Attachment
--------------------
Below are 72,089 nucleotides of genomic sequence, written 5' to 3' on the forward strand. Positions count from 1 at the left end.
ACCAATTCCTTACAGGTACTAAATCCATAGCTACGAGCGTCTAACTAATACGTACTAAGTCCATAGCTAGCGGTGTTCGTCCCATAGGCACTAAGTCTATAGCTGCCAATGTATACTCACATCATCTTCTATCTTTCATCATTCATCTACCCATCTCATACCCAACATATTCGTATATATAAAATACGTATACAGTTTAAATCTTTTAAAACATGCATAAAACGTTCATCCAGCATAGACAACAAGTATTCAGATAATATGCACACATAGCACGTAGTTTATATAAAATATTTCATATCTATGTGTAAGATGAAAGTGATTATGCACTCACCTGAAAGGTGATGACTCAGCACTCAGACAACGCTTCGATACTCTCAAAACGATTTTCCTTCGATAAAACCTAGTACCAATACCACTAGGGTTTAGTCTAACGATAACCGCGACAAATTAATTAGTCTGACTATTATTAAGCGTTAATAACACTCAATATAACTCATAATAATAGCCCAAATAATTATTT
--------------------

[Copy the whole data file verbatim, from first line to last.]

Below are 72,089 nucleotides of genomic sequence, written 5' to 3' on the forward strand. Positions count from 1 at the left end.
ACCAATTCCTTACAGGTACTAAATCCATAGCTACGAGCGTCTAACTAATACGTACTAAGTCCATAGCTAGCGGTGTTCGTCCCATAGGCACTAAGTCTATAGCTGCCAATGTATACTCACATCATCTTCTATCTTTCATCATTCATCTACCCATCTCATACCCAACATATTCGTATATATAAAATACGTATACAGTTTAAATCTTTTAAAACATGCATAAAACGTTCATCCAGCATAGACAACAAGTATTCAGATAATATGCACACATAGCACGTAGTTTATATAAAATATTTCATATCTATGTGTAAGATGAAAGTGATTATGCACTCACCTGAAAGGTGATGACTCAGCACTCAGACAACGCTTCGATACTCTCAAAACGATTTTCCTTCGATAAAACCTAGTACCAATACCACTAGGGTTTAGTCTAACGATAACCGCGACAAATTAATTAGTCTGACTATTATTAAGCGTTAATAACACTCAATATAACTCATAATAATAGCCCAAATAATTATTT